WiMAX – Living up to the Hype
It operates in the 10-66 GHz bandwidth range with channel bandwidths of 20, 25, and 28 MHz. For backhaul operations it works in Line of Sight only with a radius of 1-3 miles. The fixed version of WiMAX can theoretically achieve 30 miles, but only in ideal conditions. The Altera Whitepaper provides a technical overview of the 802.16 standard including both the fixed version (802.16d) and the mobile version (802.16e). Also the WiMAX.com site offers a wealth of information on WiMAX’s technical standards.
Intel announced its first WiMAX product for WiMAX. This article discusses the rollout prospects of WiMAX. It predicts WiMAX chip sets are not likely to fall below $20 before 2010, which is based on a recent study from West Technology Research Solutions in Mountain View, Calif. It goes on to quote Len Barlik, VP Technology Sprint, “We’ll probably start to see initial test equipment in the first part of next year, and from there it could be into ‘07 or ‘08 before we started to see any mass deployment.”
Gartner calls the technology overhyped. In this blog Gartner lists their five phases of emerging technologies:
and places WiMAX in the Hype stage. Gartner indicates that several technical issues remain such as conflict with analog TV, battery life for mobile WiMAX, undefined mobile specifications, and probable competition with 3G and proposed 4G networks. Also, Gartner gives the current list of players a low rating since they are focusing on buying each other rather than committing to development.
On the political side, WiMAX may face a challenge from the Telcos who want to control how fast wireline services are replaced with wireless ones. An interesting case study to follow is the city of Philadelphia which wanted to provide low cost wireless access to its citizens who did not have access to DSL. The Telcos lobbied the state government to prevent the rollout. They failed in Philadelphia, but may win elsewhere.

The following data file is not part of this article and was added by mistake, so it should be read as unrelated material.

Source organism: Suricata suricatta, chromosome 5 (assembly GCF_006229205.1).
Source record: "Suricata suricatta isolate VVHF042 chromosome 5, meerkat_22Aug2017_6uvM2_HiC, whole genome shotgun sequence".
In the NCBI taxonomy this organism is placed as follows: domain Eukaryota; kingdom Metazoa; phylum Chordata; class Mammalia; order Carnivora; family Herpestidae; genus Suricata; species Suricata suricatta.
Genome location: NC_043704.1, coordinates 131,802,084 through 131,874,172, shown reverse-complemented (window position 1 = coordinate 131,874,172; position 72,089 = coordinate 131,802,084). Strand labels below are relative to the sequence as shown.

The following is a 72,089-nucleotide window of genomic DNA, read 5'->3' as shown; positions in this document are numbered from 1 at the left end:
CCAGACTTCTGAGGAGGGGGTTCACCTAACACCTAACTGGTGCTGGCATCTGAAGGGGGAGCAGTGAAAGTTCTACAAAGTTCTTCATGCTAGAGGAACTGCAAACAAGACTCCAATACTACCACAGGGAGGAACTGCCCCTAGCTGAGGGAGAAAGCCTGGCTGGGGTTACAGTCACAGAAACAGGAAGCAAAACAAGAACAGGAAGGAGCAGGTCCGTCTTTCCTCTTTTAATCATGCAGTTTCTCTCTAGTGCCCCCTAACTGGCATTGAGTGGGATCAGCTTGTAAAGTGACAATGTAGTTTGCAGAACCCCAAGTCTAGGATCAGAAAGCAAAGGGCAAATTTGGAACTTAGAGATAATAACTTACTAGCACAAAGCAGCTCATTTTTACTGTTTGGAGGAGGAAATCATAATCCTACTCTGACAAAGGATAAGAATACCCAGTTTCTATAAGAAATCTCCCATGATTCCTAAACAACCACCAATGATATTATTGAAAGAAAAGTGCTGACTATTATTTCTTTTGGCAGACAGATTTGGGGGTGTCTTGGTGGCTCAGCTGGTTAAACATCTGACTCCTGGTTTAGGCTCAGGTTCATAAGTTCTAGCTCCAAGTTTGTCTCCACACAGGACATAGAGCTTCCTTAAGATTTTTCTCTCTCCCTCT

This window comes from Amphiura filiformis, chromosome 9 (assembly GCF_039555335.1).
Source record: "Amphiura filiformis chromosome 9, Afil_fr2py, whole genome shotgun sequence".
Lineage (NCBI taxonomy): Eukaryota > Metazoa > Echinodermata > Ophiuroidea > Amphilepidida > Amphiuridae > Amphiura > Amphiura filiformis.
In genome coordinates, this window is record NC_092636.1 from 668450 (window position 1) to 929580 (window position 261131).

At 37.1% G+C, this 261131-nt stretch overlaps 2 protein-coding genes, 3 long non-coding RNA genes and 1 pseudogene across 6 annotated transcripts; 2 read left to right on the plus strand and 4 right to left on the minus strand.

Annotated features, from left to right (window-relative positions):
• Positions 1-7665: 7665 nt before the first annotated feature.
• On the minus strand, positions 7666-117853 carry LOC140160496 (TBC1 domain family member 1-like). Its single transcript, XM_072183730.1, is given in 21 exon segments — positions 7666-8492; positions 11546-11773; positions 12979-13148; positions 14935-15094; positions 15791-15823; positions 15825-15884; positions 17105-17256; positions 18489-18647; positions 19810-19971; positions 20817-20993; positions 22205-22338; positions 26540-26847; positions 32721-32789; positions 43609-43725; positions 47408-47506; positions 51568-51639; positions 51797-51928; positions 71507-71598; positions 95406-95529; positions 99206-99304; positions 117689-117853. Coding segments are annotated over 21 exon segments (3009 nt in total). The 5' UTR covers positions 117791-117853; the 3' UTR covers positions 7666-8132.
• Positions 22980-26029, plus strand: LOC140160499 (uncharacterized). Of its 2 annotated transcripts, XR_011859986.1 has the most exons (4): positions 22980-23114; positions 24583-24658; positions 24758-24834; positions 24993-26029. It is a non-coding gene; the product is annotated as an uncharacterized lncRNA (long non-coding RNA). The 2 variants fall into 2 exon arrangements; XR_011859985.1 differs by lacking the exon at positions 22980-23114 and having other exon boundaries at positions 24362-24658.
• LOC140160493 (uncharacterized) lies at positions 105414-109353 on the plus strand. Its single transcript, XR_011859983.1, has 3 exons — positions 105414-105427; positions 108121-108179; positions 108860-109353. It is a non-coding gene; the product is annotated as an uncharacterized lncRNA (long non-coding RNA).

In the absence of a fully approved standard for WiMAX, numerous companies are offering “Pre-WiMAX” solutions such as Aperto Networks. They are focusing on the “last mile” applications space.
Clearwire, a promising startup, is led by Craig McCaw of the McCaw Cellular Communications fame. Clearwire offers its wireless broadband service in Daytona Beach, FL, Jacksonville, FL, Abilene, TX, and St. Cloud, MN. Another contender is California’s Nextweb who recently joined the WiMAX Forum.
It takes about 2 years for a company to design, build, and rollout a new technology. So the technologies that we see coming on the market today, were funded back in 2002. Ignition Partners believes that WiMAX will come out in 18 to 24 months and will initially target the fixed wireless market with the mobile wireless market a secondary effort.
If you are working with WiMAX, I would like to hear from you. Please email me at firstname.lastname@example.org.
Hall T. Martin